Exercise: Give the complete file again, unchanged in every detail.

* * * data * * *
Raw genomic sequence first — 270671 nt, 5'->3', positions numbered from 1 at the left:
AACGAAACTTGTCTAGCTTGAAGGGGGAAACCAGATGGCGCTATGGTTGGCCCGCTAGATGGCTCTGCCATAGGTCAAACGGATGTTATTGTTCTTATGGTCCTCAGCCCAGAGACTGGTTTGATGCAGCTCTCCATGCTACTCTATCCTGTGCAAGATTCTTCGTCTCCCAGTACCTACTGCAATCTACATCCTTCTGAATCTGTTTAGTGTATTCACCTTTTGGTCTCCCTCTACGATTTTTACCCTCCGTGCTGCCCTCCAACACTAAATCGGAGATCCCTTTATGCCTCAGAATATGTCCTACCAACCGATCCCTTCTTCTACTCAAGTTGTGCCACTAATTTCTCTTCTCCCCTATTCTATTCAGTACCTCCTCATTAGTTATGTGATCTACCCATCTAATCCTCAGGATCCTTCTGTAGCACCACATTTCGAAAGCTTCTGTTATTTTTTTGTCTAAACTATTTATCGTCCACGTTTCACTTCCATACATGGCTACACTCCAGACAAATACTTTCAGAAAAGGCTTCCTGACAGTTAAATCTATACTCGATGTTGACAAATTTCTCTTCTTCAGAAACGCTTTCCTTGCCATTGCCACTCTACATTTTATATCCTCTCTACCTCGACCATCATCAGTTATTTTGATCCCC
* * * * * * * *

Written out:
Raw genomic sequence first — 270671 nt, 5'->3', positions numbered from 1 at the left:
AACGAAACTTGTCTAGCTTGAAGGGGGAAACCAGATGGCGCTATGGTTGGCCCGCTAGATGGCTCTGCCATAGGTCAAACGGATGTTATTGTTCTTATGGTCCTCAGCCCAGAGACTGGTTTGATGCAGCTCTCCATGCTACTCTATCCTGTGCAAGATTCTTCGTCTCCCAGTACCTACTGCAATCTACATCCTTCTGAATCTGTTTAGTGTATTCACCTTTTGGTCTCCCTCTACGATTTTTACCCTCCGTGCTGCCCTCCAACACTAAATCGGAGATCCCTTTATGCCTCAGAATATGTCCTACCAACCGATCCCTTCTTCTACTCAAGTTGTGCCACTAATTTCTCTTCTCCCCTATTCTATTCAGTACCTCCTCATTAGTTATGTGATCTACCCATCTAATCCTCAGGATCCTTCTGTAGCACCACATTTCGAAAGCTTCTGTTATTTTTTTGTCTAAACTATTTATCGTCCACGTTTCACTTCCATACATGGCTACACTCCAGACAAATACTTTCAGAAAAGGCTTCCTGACAGTTAAATCTATACTCGATGTTGACAAATTTCTCTTCTTCAGAAACGCTTTCCTTGCCATTGCCACTCTACATTTTATATCCTCTCTACCTCGACCATCATCAGTTATTTTGATCCCC